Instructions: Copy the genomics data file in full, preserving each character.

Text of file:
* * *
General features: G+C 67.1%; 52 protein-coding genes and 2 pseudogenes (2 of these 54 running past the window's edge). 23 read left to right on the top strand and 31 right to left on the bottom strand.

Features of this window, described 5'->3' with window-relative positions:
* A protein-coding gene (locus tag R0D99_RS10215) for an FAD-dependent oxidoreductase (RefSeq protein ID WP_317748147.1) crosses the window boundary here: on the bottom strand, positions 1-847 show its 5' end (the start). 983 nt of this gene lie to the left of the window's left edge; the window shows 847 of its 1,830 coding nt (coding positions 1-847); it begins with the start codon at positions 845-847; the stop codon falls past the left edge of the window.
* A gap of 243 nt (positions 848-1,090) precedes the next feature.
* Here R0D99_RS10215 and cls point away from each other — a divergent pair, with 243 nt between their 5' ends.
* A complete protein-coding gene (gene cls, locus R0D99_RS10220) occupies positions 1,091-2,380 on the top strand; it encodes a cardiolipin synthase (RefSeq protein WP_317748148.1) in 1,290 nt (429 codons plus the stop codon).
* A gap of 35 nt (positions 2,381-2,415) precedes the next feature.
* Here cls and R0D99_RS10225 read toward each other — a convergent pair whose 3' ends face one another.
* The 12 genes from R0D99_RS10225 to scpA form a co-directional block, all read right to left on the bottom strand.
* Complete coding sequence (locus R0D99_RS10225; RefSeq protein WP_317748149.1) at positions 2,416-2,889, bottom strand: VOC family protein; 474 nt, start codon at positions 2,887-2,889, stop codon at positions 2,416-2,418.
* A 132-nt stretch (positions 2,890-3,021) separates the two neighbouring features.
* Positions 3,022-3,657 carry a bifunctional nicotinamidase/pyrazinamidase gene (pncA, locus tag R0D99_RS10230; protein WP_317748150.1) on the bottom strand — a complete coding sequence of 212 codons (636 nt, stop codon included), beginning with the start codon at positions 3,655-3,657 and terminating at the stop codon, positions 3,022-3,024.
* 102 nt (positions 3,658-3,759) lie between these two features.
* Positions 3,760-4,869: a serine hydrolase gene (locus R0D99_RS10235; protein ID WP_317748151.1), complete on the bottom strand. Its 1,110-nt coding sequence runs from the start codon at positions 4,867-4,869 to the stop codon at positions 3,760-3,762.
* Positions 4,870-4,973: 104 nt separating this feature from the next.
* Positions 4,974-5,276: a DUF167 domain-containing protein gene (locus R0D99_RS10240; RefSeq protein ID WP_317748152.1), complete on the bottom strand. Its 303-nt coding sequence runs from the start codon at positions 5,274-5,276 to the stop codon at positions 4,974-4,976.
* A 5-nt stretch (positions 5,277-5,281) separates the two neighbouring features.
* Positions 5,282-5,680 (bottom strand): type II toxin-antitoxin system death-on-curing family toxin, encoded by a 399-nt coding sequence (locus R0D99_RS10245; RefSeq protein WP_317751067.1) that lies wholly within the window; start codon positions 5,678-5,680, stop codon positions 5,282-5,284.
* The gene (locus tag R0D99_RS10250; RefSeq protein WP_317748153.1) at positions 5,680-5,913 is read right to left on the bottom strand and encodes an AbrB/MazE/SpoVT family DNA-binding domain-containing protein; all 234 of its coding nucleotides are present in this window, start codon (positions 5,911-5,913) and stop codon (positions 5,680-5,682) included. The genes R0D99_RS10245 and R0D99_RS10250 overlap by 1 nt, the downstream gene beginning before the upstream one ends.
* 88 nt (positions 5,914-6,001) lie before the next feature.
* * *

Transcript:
General features: G+C 67.1%; 52 protein-coding genes and 2 pseudogenes (2 of these 54 running past the window's edge). 23 read left to right on the top strand and 31 right to left on the bottom strand.

Features of this window, described 5'->3' with window-relative positions:
* A protein-coding gene (locus tag R0D99_RS10215) for an FAD-dependent oxidoreductase (RefSeq protein ID WP_317748147.1) crosses the window boundary here: on the bottom strand, positions 1-847 show its 5' end (the start). 983 nt of this gene lie to the left of the window's left edge; the window shows 847 of its 1,830 coding nt (coding positions 1-847); it begins with the start codon at positions 845-847; the stop codon falls past the left edge of the window.
* A gap of 243 nt (positions 848-1,090) precedes the next feature.
* Here R0D99_RS10215 and cls point away from each other — a divergent pair, with 243 nt between their 5' ends.
* A complete protein-coding gene (gene cls, locus R0D99_RS10220) occupies positions 1,091-2,380 on the top strand; it encodes a cardiolipin synthase (RefSeq protein WP_317748148.1) in 1,290 nt (429 codons plus the stop codon).
* A gap of 35 nt (positions 2,381-2,415) precedes the next feature.
* Here cls and R0D99_RS10225 read toward each other — a convergent pair whose 3' ends face one another.
* The 12 genes from R0D99_RS10225 to scpA form a co-directional block, all read right to left on the bottom strand.
* Complete coding sequence (locus R0D99_RS10225; RefSeq protein WP_317748149.1) at positions 2,416-2,889, bottom strand: VOC family protein; 474 nt, start codon at positions 2,887-2,889, stop codon at positions 2,416-2,418.
* A 132-nt stretch (positions 2,890-3,021) separates the two neighbouring features.
* Positions 3,022-3,657 carry a bifunctional nicotinamidase/pyrazinamidase gene (pncA, locus tag R0D99_RS10230; protein WP_317748150.1) on the bottom strand — a complete coding sequence of 212 codons (636 nt, stop codon included), beginning with the start codon at positions 3,655-3,657 and terminating at the stop codon, positions 3,022-3,024.
* 102 nt (positions 3,658-3,759) lie between these two features.
* Positions 3,760-4,869: a serine hydrolase gene (locus R0D99_RS10235; protein ID WP_317748151.1), complete on the bottom strand. Its 1,110-nt coding sequence runs from the start codon at positions 4,867-4,869 to the stop codon at positions 3,760-3,762.
* Positions 4,870-4,973: 104 nt separating this feature from the next.
* Positions 4,974-5,276: a DUF167 domain-containing protein gene (locus R0D99_RS10240; RefSeq protein ID WP_317748152.1), complete on the bottom strand. Its 303-nt coding sequence runs from the start codon at positions 5,274-5,276 to the stop codon at positions 4,974-4,976.
* A 5-nt stretch (positions 5,277-5,281) separates the two neighbouring features.
* Positions 5,282-5,680 (bottom strand): type II toxin-antitoxin system death-on-curing family toxin, encoded by a 399-nt coding sequence (locus R0D99_RS10245; RefSeq protein WP_317751067.1) that lies wholly within the window; start codon positions 5,678-5,680, stop codon positions 5,282-5,284.
* The gene (locus tag R0D99_RS10250; RefSeq protein WP_317748153.1) at positions 5,680-5,913 is read right to left on the bottom strand and encodes an AbrB/MazE/SpoVT family DNA-binding domain-containing protein; all 234 of its coding nucleotides are present in this window, start codon (positions 5,911-5,913) and stop codon (positions 5,680-5,682) included. The genes R0D99_RS10245 and R0D99_RS10250 overlap by 1 nt, the downstream gene beginning before the upstream one ends.
* 88 nt (positions 5,914-6,001) lie before the next feature.